What it is:
An either-or order is a group of limit orders linked together within a brokerage account. If one order is executed, all other linked orders are automatically canceled.
How it works (Example):
Sometimes called a "one-cancels-all (OCA)" order or an "alternative order", an either-or order essentially gives an investor the choice to buy one out of a number of different stocks for the best price in the shortest amount of time.
If an order is partially filled, the remaining orders will be reduced proportionately to the remaining quantity of the unfilled order. If the customer cancels an order before the execution, all orders will be canceled. If the system cancels or rejects the order, the remaining orders will not automatically be canceled.
This trading strategy is best illustrated with an example.
Let's assume an investor wants to invest $10,000 in the market, but he wants to buy stock in only one of three companies. He knows the circumstances under which he wants to buy each company (the "trigger condition”). He places an either-or order with the following trigger conditions:
a) Limit Order 1 - Company X is trading at $40. The investor places a limit order to buy Company X if it drops to $35.
b) Limit Order 2 - Company Y is trading at $42. The investor places a limit order to buy Company Y if it drops to $38.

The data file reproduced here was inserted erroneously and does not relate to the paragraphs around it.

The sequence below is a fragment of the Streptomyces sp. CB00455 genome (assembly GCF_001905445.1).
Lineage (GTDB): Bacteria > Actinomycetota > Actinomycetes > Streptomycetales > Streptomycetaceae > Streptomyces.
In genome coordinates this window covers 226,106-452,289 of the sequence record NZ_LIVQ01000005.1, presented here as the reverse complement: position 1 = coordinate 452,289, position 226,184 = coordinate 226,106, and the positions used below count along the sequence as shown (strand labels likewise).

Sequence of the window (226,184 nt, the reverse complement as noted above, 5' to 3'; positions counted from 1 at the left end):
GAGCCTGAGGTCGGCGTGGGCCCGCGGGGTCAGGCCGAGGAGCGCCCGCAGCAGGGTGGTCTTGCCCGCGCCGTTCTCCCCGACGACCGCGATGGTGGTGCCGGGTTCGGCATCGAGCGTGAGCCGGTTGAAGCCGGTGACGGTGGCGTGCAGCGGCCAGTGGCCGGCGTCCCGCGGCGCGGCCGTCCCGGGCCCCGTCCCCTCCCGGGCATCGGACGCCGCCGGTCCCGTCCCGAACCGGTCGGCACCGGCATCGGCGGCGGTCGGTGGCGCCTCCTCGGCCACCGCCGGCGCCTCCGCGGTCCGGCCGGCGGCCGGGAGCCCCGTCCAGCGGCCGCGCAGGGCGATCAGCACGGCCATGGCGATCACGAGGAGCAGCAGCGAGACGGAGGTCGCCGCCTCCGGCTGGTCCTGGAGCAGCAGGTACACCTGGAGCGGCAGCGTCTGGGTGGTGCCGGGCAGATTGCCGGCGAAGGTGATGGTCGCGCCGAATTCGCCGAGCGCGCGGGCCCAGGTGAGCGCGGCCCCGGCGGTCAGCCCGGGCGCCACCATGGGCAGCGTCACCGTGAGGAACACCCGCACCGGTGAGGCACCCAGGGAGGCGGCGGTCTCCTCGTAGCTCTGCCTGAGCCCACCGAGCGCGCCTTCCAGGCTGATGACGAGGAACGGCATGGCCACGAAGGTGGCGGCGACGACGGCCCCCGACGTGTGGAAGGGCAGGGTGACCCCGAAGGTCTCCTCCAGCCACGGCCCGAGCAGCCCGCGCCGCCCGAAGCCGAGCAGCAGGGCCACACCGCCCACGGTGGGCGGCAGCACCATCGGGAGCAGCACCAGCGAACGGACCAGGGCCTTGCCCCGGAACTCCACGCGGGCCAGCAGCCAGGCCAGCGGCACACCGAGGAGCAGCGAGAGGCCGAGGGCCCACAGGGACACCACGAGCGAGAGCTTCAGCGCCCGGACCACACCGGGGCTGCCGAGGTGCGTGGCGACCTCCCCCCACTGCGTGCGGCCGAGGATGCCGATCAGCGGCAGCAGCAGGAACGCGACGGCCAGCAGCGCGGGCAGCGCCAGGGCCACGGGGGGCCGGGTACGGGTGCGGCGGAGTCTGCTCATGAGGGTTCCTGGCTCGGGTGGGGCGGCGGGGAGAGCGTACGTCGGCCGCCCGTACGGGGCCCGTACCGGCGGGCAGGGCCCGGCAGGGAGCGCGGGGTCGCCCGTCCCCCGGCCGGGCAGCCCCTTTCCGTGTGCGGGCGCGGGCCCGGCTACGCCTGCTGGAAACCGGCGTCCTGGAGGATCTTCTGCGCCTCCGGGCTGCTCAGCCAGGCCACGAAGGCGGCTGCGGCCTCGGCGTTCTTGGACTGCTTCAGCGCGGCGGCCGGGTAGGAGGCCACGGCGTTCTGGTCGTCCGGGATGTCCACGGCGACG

c) Limit Order 3 - Company Z is trading at $45. The investor places a limit order to buy Company Z if it drops to $40.
Company X and Y hold steady, but Company Z drops to $40 and triggers Limit Order 3. The limit order for Company Z is executed and automatically cancels the limit orders for Company X and Company Y.
Why it Matters:
Either-or orders allow investors flexibility to bet on their informed hunches, while curtailing their exposure. They can make a dynamic bet on the market, simultaneously playing several angles, with a floor as to how much they can lose.
This type of order is more complex than a normal order, and not all brokerages accept either-or orders. Even when brokerages do, the procedures, rules and terms may vary. Check with your brokers for the specific details before placing an either-or order.